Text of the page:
Atlantic Notes: Crowder, Olynyk, Carroll, Embiid

The Celtics are concerned that they may be without Jae Crowder for their first postseason series, according to Adam Himmelsbach of The Boston Globe. Crowder suffered a high ankle sprain during Friday’s game, and coach Brad Stevens said he will miss at least two weeks. However, recovery time is typically four to six weeks, which could extend past the first round of the playoffs.

Crowder averages 14.4 points and 5.5 rebounds per game, but his biggest impact for the Celtics comes on defense. “There aren’t a ton of guys that can guard [power forwards] for long stretches or sometimes [centers] for long stretches, and Jae can do all that,” Stevens said. “So that’s one of the things that’s going to be quite a balancing act without him, and we’re going to have to have guys step up and play.”

There’s more from the Atlantic Division:

  • Boston’s Kelly Olynyk, who has been out since suffering a right shoulder sprain on February 10th, hopes to be ready for Tuesday’s game with the Pacers, Himmelsbach writes in the same piece. Olynyk was able to participate in a full practice today.
  • The Raptors are hoping to have DeMarre Carroll back in a week or two, according to Mike Ganter of The Toronto Sun. Carroll, who came to Toronto as a free agent last summer, has missed more than 40 games after undergoing arthroscopic surgery in January and dealing with plantar fasciitis. “He’s a guy who doesn’t like to miss games,” said former Hawks teammate Paul Millsap. “He’s a competitor. He likes to be out there. I’m really shocked it’s been this long.”
  • Sixers fans have started coming to home games early to watch Joel Embiid work out, writes Tom Haberstroh of The third overall pick in the 2014 draft hasn’t played yet, but his pregame routine is providing hope that his surgically repaired foot can one day handle the rigors of NBA competition. Philadelphia officials are also encouraged by Embiid’s recent trip to the Aspetar sports science facility and sports medicine hospital in Qatar. “The facilities are A-plus all over the place,” said coach Brett Brown. “For us, it was an A-plus. For Joel, it was an A-plus. We wanted to go outside the box and do something creative and shake Joel’s world up a little bit and make it exciting.”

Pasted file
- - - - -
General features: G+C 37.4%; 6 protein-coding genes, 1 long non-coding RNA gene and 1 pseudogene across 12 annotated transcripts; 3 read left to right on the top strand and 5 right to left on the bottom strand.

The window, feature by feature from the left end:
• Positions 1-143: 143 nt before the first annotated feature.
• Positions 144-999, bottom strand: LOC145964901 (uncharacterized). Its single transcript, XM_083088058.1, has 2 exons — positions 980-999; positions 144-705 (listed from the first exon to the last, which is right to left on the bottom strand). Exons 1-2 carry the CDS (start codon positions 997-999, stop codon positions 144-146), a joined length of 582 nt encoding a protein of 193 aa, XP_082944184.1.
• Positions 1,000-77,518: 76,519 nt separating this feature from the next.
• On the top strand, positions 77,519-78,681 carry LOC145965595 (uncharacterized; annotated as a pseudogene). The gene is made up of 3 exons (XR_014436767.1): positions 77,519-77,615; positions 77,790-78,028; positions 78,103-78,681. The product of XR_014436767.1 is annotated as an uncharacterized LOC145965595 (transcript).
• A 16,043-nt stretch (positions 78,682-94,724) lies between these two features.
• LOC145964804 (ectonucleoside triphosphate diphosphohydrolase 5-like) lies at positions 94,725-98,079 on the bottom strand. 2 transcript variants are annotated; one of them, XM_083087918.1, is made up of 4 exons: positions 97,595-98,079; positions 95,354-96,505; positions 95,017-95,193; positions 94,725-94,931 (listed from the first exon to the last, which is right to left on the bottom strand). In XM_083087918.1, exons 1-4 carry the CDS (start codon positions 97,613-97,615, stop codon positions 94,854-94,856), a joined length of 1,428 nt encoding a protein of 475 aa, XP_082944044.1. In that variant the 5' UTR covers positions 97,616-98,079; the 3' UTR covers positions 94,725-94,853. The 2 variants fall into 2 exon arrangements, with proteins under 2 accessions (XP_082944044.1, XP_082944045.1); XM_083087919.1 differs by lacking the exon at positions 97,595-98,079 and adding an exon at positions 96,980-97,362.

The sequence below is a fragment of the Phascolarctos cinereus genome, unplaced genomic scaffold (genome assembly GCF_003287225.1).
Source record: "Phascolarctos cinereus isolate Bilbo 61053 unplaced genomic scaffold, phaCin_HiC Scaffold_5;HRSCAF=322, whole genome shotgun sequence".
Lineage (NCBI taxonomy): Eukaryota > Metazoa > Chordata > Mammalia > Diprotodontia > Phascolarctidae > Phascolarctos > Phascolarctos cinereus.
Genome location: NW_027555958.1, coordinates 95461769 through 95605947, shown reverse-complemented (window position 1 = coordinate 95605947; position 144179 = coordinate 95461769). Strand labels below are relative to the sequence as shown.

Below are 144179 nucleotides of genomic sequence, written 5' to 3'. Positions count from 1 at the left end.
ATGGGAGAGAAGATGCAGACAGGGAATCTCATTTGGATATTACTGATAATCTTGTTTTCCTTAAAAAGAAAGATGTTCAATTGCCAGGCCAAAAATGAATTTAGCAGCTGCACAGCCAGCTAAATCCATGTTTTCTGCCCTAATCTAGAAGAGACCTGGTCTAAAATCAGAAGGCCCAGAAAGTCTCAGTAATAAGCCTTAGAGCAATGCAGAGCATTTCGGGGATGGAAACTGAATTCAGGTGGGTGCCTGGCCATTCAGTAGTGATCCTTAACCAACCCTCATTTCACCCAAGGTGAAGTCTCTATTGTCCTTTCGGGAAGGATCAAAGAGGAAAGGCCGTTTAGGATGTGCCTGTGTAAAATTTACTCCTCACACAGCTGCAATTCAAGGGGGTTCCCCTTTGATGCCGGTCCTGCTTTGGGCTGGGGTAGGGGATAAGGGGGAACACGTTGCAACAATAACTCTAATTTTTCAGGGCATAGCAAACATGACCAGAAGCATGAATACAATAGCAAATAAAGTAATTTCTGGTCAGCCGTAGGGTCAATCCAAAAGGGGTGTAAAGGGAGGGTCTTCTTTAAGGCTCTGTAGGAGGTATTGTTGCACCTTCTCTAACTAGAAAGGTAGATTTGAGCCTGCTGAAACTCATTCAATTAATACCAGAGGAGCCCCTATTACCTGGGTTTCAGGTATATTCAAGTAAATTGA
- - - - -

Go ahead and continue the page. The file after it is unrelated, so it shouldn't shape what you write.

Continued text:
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3 thoughts on “Atlantic Notes: Crowder, Olynyk, Carroll, Embiid

  1. steve

    The question is who takes his place in the starting lineup. Turner is a possibility, however he has really flourished off the bench and I dont see his skillset meshing with the starting 5. He cant shoot for spit, and he likes the ball in his hands to make plays and score (not a good pairing with IT on the floor). After that your pretty much relying on the youngsters, which is good considering they need to play some meaningful minutes against NBA competition. But you’d be asking alot for any of Clarke, Young or Hunter to come in and play productively in the starting lineup. Stevens has always been good at juggling lineups, and it might not matter much who gets put in with the designated “Starters” (look no further than Amir Johnson to see that a guy who starts the game can also see no more then 15 minutes when its all said and done).

    • I could see them going small with Smart replacing him in the starting lineup. I agree that Turner is far too valuable to the second unit to start and not very effective off ball anyways.

  2. Dana Gauruder

    The Raptors have played so well the past couple of months that you almost forget they’ve done without their prize free agent signing. If Carroll can contribute in a meaningful way during the playoffs, the Cavs may not be a lock to reach the Finals after all.


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